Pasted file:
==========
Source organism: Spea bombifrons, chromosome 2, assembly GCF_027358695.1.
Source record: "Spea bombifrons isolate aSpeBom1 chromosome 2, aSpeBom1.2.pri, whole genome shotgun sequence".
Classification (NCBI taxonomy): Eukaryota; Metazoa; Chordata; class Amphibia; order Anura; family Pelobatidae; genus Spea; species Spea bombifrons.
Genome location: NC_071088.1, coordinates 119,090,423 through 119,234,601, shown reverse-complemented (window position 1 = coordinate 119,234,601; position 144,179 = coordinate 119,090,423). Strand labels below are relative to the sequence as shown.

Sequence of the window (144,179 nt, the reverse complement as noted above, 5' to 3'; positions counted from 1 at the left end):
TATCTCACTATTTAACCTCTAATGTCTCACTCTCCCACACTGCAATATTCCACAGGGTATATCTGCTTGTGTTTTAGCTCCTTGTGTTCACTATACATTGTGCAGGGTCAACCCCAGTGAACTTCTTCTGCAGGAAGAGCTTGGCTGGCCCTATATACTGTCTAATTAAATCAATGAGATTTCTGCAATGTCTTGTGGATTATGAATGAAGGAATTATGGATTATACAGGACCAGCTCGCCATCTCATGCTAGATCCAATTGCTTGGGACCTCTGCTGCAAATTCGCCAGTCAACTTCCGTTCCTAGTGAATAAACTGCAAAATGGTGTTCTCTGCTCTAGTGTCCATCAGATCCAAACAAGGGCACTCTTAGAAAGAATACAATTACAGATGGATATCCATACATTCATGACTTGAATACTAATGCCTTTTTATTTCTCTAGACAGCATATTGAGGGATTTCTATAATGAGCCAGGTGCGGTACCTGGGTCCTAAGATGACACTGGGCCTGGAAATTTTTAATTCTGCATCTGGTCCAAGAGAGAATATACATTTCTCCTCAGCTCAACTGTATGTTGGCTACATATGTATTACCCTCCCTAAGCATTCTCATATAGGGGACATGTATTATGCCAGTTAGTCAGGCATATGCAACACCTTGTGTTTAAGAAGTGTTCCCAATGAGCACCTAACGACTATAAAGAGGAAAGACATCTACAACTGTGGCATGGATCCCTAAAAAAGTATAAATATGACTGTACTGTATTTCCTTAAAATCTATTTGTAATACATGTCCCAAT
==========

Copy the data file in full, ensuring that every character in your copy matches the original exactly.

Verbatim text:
Source organism: Spea bombifrons, chromosome 2, assembly GCF_027358695.1.
Source record: "Spea bombifrons isolate aSpeBom1 chromosome 2, aSpeBom1.2.pri, whole genome shotgun sequence".
Classification (NCBI taxonomy): Eukaryota; Metazoa; Chordata; class Amphibia; order Anura; family Pelobatidae; genus Spea; species Spea bombifrons.
Genome location: NC_071088.1, coordinates 119,090,423 through 119,234,601, shown reverse-complemented (window position 1 = coordinate 119,234,601; position 144,179 = coordinate 119,090,423). Strand labels below are relative to the sequence as shown.

Sequence of the window (144,179 nt, the reverse complement as noted above, 5' to 3'; positions counted from 1 at the left end):
TATCTCACTATTTAACCTCTAATGTCTCACTCTCCCACACTGCAATATTCCACAGGGTATATCTGCTTGTGTTTTAGCTCCTTGTGTTCACTATACATTGTGCAGGGTCAACCCCAGTGAACTTCTTCTGCAGGAAGAGCTTGGCTGGCCCTATATACTGTCTAATTAAATCAATGAGATTTCTGCAATGTCTTGTGGATTATGAATGAAGGAATTATGGATTATACAGGACCAGCTCGCCATCTCATGCTAGATCCAATTGCTTGGGACCTCTGCTGCAAATTCGCCAGTCAACTTCCGTTCCTAGTGAATAAACTGCAAAATGGTGTTCTCTGCTCTAGTGTCCATCAGATCCAAACAAGGGCACTCTTAGAAAGAATACAATTACAGATGGATATCCATACATTCATGACTTGAATACTAATGCCTTTTTATTTCTCTAGACAGCATATTGAGGGATTTCTATAATGAGCCAGGTGCGGTACCTGGGTCCTAAGATGACACTGGGCCTGGAAATTTTTAATTCTGCATCTGGTCCAAGAGAGAATATACATTTCTCCTCAGCTCAACTGTATGTTGGCTACATATGTATTACCCTCCCTAAGCATTCTCATATAGGGGACATGTATTATGCCAGTTAGTCAGGCATATGCAACACCTTGTGTTTAAGAAGTGTTCCCAATGAGCACCTAACGACTATAAAGAGGAAAGACATCTACAACTGTGGCATGGATCCCTAAAAAAGTATAAATATGACTGTACTGTATTTCCTTAAAATCTATTTGTAATACATGTCCCAAT